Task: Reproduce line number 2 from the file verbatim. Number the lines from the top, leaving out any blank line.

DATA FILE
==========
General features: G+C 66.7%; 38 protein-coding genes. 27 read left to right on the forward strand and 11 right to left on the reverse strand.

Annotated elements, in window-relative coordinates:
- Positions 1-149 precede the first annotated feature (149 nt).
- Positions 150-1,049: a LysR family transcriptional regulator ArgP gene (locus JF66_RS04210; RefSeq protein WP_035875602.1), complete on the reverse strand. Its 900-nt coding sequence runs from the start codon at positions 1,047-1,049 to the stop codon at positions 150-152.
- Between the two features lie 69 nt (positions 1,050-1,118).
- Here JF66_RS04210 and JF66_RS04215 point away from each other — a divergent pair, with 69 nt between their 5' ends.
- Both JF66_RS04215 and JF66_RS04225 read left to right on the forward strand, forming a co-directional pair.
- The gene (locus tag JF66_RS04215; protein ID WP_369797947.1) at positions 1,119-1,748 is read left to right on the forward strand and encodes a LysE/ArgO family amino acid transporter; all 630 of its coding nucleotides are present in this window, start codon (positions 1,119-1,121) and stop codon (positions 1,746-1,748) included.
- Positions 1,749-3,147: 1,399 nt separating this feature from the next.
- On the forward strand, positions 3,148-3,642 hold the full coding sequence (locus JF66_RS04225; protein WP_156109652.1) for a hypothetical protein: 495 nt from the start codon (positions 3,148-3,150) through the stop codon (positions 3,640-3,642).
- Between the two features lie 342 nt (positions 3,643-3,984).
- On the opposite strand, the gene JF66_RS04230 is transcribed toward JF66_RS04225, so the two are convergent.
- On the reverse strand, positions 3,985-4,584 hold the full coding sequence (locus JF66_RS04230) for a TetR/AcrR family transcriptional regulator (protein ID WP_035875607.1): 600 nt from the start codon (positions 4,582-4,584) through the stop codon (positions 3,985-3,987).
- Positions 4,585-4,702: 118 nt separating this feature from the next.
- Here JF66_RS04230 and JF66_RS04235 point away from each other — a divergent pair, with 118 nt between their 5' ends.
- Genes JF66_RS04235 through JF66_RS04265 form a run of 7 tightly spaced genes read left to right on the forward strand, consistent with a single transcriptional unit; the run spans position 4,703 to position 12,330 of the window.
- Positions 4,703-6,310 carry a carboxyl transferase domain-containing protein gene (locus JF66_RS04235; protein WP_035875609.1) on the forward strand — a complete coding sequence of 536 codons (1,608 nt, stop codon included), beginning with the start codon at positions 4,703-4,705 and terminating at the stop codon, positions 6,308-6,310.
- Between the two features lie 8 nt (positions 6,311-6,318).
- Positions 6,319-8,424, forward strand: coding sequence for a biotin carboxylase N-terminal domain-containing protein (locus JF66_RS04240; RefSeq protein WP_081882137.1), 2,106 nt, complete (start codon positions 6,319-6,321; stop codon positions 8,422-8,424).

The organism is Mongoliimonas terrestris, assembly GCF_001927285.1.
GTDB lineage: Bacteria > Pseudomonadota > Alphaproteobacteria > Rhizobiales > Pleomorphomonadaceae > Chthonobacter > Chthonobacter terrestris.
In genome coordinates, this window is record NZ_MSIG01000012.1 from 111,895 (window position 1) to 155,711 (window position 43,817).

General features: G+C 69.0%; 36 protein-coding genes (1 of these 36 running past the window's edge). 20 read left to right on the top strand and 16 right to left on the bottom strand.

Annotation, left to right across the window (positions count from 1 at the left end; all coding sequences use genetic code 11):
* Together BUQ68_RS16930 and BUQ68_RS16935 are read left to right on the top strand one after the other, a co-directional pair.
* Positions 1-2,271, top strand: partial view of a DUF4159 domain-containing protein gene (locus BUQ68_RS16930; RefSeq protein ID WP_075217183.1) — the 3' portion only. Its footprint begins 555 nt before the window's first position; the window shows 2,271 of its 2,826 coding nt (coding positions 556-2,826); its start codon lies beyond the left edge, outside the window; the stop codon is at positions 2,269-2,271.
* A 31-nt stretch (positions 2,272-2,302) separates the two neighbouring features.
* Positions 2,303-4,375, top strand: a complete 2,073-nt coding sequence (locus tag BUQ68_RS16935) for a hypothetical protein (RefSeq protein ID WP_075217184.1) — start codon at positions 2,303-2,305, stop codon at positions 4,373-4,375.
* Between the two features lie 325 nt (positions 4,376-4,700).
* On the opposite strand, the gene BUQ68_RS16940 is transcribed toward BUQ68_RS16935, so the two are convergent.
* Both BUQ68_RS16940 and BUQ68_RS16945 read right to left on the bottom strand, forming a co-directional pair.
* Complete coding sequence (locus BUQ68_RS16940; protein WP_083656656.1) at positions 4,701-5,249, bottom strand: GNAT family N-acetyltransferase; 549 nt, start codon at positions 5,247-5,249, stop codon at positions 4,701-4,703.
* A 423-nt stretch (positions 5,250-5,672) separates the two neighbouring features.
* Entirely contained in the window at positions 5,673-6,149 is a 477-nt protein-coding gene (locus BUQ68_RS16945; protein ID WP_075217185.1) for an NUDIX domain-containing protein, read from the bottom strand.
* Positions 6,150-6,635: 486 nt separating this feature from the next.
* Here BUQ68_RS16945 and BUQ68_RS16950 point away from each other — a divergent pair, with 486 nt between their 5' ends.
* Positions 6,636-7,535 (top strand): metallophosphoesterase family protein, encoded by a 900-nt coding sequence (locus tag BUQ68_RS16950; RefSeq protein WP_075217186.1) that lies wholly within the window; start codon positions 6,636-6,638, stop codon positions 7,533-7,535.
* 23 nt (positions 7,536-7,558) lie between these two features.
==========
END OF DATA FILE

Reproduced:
Annotated elements, in window-relative coordinates: